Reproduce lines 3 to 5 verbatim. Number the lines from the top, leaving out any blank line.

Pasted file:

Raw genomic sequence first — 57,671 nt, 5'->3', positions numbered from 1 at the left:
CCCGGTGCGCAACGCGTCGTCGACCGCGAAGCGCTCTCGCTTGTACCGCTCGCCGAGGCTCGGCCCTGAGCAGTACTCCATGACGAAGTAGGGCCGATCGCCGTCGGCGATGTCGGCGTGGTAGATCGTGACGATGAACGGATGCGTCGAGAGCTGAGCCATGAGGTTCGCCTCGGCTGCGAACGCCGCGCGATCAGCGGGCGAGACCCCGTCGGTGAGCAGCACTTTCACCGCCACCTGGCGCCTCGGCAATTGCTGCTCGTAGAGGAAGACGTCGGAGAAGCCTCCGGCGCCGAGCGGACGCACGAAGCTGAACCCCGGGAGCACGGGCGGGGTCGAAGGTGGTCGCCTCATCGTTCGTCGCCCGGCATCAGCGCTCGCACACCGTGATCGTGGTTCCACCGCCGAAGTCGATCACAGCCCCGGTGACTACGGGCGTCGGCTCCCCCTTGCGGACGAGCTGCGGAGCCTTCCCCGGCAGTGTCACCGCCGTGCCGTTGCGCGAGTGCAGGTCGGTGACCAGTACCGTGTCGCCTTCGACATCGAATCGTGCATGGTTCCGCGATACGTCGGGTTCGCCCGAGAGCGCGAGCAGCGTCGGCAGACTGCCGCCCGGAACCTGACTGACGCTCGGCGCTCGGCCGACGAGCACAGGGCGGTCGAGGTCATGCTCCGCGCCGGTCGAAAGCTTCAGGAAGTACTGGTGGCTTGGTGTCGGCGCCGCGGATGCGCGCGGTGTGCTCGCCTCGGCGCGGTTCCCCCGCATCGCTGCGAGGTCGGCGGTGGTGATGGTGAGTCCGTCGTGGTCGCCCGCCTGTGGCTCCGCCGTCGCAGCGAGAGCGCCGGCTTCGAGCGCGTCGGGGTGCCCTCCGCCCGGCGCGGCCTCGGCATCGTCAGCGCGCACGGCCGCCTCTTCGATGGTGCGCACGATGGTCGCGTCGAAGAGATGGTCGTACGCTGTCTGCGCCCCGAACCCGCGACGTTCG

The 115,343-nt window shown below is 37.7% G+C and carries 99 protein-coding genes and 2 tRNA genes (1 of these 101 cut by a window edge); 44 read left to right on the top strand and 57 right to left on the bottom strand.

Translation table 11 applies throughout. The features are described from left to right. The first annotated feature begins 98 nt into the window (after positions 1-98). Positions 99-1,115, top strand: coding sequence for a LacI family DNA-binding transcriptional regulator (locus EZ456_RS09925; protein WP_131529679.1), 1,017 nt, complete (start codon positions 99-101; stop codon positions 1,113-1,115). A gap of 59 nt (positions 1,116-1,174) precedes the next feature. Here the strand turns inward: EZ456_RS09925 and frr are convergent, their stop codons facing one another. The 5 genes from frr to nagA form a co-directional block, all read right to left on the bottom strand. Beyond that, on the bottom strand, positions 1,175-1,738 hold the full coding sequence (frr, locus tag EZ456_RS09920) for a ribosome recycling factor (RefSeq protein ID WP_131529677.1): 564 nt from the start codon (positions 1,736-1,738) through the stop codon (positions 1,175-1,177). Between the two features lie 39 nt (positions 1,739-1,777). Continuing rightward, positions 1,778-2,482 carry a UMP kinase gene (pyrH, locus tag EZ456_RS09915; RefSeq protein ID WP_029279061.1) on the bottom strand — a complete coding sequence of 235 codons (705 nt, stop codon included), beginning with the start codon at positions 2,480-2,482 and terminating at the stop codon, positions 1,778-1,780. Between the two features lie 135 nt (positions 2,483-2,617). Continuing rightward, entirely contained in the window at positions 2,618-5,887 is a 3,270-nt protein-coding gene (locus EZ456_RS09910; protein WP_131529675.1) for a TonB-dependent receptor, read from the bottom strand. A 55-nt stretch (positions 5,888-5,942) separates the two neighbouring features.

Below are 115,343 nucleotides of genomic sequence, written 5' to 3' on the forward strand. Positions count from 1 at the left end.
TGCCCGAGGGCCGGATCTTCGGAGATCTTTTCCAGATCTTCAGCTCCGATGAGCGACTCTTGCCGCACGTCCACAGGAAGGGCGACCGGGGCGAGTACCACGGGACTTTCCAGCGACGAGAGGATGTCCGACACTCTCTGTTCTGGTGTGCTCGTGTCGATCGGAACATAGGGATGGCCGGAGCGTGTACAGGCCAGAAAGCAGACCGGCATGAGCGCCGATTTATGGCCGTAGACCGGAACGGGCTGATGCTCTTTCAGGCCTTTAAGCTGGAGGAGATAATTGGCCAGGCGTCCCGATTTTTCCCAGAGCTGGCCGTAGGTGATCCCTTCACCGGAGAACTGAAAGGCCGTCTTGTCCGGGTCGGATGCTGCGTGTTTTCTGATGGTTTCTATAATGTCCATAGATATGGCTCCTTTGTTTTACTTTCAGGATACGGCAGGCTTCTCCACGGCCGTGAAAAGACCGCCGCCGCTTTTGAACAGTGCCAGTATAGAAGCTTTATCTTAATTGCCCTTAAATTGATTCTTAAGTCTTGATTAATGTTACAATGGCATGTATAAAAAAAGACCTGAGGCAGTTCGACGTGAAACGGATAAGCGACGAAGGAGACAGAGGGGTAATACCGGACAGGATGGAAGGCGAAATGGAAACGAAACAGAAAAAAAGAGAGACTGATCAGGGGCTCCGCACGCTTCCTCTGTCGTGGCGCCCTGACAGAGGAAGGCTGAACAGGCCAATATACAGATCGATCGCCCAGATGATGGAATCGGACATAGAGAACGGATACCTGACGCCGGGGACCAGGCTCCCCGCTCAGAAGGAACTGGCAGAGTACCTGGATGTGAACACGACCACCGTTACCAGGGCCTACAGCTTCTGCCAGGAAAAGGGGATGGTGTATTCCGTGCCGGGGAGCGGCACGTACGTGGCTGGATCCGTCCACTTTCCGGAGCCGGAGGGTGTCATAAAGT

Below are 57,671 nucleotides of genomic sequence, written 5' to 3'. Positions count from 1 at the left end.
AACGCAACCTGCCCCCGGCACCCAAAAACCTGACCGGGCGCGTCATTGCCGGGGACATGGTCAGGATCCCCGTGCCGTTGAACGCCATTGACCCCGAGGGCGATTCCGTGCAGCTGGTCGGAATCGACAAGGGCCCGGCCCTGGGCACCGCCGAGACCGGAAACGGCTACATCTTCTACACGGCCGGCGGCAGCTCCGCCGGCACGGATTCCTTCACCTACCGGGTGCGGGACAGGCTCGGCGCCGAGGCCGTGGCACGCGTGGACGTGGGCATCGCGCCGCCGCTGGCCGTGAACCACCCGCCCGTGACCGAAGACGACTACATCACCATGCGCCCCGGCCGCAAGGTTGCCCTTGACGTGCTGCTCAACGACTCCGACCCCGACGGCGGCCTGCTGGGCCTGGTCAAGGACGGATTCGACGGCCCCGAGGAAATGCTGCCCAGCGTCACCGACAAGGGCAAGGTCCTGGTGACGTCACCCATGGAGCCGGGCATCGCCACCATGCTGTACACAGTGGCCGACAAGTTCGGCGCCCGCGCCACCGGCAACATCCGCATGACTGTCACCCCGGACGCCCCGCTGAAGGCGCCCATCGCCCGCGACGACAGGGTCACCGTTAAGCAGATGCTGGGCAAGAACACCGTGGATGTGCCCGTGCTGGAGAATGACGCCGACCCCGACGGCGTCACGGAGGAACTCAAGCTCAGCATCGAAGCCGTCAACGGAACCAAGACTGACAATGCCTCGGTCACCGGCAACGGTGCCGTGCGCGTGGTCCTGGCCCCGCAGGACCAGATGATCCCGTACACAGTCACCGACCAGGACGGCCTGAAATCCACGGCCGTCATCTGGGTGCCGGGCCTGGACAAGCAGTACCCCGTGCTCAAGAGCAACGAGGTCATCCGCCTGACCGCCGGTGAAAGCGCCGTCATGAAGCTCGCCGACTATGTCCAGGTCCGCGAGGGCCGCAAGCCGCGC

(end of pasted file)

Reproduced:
The 115,343-nt window shown below is 37.7% G+C and carries 99 protein-coding genes and 2 tRNA genes (1 of these 101 cut by a window edge); 44 read left to right on the top strand and 57 right to left on the bottom strand.

Translation table 11 applies throughout. The features are described from left to right. The first annotated feature begins 98 nt into the window (after positions 1-98). Positions 99-1,115, top strand: coding sequence for a LacI family DNA-binding transcriptional regulator (locus EZ456_RS09925; protein WP_131529679.1), 1,017 nt, complete (start codon positions 99-101; stop codon positions 1,113-1,115). A gap of 59 nt (positions 1,116-1,174) precedes the next feature. Here the strand turns inward: EZ456_RS09925 and frr are convergent, their stop codons facing one another. The 5 genes from frr to nagA form a co-directional block, all read right to left on the bottom strand. Beyond that, on the bottom strand, positions 1,175-1,738 hold the full coding sequence (frr, locus tag EZ456_RS09920) for a ribosome recycling factor (RefSeq protein ID WP_131529677.1): 564 nt from the start codon (positions 1,736-1,738) through the stop codon (positions 1,175-1,177). Between the two features lie 39 nt (positions 1,739-1,777). Continuing rightward, positions 1,778-2,482 carry a UMP kinase gene (pyrH, locus tag EZ456_RS09915; RefSeq protein ID WP_029279061.1) on the bottom strand — a complete coding sequence of 235 codons (705 nt, stop codon included), beginning with the start codon at positions 2,480-2,482 and terminating at the stop codon, positions 1,778-1,780. Between the two features lie 135 nt (positions 2,483-2,617). Continuing rightward, entirely contained in the window at positions 2,618-5,887 is a 3,270-nt protein-coding gene (locus EZ456_RS09910; protein WP_131529675.1) for a TonB-dependent receptor, read from the bottom strand. A 55-nt stretch (positions 5,888-5,942) separates the two neighbouring features.

Below are 115,343 nucleotides of genomic sequence, written 5' to 3' on the forward strand. Positions count from 1 at the left end.